3 ObjectivesAim:To identify dietary patterns in toddlers and to assess socio-demographic and lifestyle determinants of these dietary patternsIdentifying children at potential risk for unhealthy eating behaviour in future.Forming a basis for future studies on dietary patterns and health outcomes within our cohortPercentage of mothers who breastfed during their child's first 6 months of life, according to mother's educational level (N = 2914).
4 Methods: Generation R Generation R Study, Rotterdam, The Netherlands. Population based prospective cohort study from fetal life onwards.N=5088 mothers with a delivery data between April 2002 and January 2006 provided consent for follow-up and received a food frequency questionnaire for their child at 14 months.(Mean; SD: 14; 2 months).
5 Methods: Food groups Refined grains Whole grains Pasta and rice Dairy FruitSoy substitutesVegetablesPotatoesSoups and saucesSavoury and snacksConfectionaryVegetable oilsOther fats (margarines, butter)FishShellfishMeatEggsLegumesSugar-containing beveragesNon-sugar containing beveragesComposite dishes
6 Methods: statistical analyses (1) Food groups were entered in PCA by grams/day consumed.Dietary patterns with an Eigenvalue of >1.5 were extracted.Explaining 24.5% of the variation in food consumption.Varimax rotation to reduce correlation between patternsIndividual ‘adherence scores’ on the dietary patterns by using regression-based factor scores.Multivariate analyses on dietary pattern scoreStepwise backward elimination procedure retaining only the strongest predictors.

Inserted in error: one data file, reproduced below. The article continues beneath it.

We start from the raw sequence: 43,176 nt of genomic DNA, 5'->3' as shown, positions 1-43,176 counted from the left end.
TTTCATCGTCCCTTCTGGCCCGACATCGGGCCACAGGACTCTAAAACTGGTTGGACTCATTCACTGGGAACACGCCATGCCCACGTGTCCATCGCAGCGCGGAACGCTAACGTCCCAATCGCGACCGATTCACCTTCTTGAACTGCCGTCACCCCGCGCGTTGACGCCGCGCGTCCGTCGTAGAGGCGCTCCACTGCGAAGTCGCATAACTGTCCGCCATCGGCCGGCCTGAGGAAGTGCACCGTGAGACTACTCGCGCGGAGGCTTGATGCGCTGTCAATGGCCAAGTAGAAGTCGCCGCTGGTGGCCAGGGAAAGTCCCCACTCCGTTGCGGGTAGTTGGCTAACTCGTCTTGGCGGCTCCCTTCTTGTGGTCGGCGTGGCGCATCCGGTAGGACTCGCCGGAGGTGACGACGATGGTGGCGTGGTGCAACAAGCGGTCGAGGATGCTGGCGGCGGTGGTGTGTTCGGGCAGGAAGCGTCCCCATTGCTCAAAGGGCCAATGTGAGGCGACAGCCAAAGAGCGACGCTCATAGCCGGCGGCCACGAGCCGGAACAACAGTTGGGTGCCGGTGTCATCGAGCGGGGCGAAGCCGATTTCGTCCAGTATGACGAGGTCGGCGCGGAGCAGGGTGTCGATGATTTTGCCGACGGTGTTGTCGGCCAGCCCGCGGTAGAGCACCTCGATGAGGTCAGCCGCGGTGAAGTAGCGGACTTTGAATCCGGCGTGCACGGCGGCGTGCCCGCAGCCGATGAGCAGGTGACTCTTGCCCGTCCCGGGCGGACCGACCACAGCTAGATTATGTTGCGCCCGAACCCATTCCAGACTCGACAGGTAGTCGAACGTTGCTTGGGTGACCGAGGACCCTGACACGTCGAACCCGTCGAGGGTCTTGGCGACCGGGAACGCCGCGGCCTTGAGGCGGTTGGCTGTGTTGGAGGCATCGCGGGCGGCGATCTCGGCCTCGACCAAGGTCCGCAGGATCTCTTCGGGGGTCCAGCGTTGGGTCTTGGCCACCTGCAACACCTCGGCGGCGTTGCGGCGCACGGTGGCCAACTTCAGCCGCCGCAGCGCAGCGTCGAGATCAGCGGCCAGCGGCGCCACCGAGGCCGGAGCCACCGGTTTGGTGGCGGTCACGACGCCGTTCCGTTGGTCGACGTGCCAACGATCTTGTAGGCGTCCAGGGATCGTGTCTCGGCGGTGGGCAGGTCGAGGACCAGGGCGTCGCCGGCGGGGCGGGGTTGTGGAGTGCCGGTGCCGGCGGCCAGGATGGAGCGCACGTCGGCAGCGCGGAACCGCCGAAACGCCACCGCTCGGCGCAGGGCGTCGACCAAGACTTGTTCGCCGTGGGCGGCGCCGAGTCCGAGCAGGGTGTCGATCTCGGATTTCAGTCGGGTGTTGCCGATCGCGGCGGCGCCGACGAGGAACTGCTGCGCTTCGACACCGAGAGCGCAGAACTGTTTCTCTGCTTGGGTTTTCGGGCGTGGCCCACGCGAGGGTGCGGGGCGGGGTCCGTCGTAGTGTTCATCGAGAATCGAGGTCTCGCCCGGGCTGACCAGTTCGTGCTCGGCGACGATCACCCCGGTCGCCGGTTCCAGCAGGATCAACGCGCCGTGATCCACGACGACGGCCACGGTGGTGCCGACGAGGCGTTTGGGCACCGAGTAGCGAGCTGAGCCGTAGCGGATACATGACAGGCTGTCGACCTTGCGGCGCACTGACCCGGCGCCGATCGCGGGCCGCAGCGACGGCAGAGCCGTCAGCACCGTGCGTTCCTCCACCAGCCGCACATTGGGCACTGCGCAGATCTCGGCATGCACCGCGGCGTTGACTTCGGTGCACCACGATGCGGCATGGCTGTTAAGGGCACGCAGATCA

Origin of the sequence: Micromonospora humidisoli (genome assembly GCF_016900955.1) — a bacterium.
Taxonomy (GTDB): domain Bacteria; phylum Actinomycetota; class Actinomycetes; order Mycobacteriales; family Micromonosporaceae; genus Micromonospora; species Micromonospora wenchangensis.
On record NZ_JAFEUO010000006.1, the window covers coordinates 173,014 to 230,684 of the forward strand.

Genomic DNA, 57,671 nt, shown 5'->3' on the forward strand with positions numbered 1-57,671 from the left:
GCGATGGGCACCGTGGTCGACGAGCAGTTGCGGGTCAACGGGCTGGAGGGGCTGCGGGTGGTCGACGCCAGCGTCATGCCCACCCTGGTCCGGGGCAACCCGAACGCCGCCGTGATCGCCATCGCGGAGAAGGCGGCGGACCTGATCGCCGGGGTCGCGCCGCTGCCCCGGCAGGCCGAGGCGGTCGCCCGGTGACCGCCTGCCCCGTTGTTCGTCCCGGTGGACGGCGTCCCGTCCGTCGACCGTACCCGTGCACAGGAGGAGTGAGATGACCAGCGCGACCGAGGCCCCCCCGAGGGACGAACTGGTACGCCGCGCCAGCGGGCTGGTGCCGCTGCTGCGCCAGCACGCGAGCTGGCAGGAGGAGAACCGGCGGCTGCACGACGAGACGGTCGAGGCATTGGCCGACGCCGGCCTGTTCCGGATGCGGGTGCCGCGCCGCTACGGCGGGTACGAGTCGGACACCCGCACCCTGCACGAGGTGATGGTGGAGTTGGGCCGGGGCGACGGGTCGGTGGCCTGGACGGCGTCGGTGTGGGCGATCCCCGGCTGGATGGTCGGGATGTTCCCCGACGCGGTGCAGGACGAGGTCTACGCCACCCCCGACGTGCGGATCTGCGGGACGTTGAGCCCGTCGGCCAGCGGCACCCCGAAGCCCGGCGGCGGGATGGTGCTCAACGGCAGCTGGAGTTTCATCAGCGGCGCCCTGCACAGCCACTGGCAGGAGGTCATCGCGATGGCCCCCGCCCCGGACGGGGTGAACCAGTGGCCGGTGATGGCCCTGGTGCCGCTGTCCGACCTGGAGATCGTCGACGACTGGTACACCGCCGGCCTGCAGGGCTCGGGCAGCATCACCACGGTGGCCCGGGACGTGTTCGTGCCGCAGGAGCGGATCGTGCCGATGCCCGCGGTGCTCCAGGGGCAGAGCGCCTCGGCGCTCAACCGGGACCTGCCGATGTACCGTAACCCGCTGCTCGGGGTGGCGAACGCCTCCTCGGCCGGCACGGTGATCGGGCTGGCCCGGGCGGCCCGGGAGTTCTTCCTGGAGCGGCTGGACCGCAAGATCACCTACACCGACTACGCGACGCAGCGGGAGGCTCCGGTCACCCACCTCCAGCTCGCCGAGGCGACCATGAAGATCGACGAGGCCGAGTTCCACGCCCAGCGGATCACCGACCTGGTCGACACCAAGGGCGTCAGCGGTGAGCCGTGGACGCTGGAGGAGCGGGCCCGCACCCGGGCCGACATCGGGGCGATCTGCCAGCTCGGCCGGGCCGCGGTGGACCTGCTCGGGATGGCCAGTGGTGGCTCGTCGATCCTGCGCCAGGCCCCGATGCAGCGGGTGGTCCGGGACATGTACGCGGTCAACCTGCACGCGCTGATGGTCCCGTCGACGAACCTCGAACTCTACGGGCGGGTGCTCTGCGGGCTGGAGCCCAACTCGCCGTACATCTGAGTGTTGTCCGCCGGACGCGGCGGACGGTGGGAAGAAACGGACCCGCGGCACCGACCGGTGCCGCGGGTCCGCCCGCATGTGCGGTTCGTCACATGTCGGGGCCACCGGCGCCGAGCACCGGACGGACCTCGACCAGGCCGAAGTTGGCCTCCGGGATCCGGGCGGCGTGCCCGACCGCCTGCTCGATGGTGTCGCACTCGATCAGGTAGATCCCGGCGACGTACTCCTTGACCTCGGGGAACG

7 Methods: statistical analyses (2) Variables in model:Mother factors:Maternal educational backgroundHousehold incomeMarital statusMaternal alcohol consumptionMaternal smokingFolic acid supplementationMaternal BMIMaternal ageParityParental stressAny history of depression or anxietyAny diabetes, hypertension or hypercholesterolemiaMaternal macronutrient intakeChild factors:Age of food assessmentGenderBirth weightBreast-feedingTiming of solid introductionDaycare attendanceWeight and HeightWatching TV
9 Health conscious dietary pattern Western-like dietary pattern Mean intakegrams/dayHealth conscious dietary patternWestern-like dietary patternRefined bread and breakfast cereals15-0.57Whole bread and breakfast cereals62Pasta and rice230.62Dairy626Fruit1620.32Soy substitutes4Vegetables520.74Potatoes340.61Soups and sauces90.23Savoury and snacks0.59Confectionary280.72Vegetable oils10.50Animal fats110.58Fish80.22Shellfish0.3Meat260.210.27Eggs2LegumesSugar-containing beverages198Non-sugar containing beverages56Composite dishes102
10 Results: Western-like dietary pattern Maternal indicators of a Western-like dietary patternDifference in western-like dietary pattern score
11 Results: Western-like dietary pattern Child indicators of a Western-like dietary patternIntroduction of solids after the age of 6 monthsDifference in western-like dietary pattern score
12 Results: Health conscious dietary pattern Mother and child indicators of a Health conscious dietary patternDifference in Health conscious dietary pattern score
13 ConclusionA Western-like and Health conscious dietary pattern can already be identified in children aged 14 months.Adherence to a Western-like dietary pattern clusters with early-life risk factors for overweight in later life.Determinants of a Health conscious diet may be less straightforward and need further elucidation
14 Future perspectives (1) Dietary variety in toddlersTracking dietary patterns?Consequences for later health?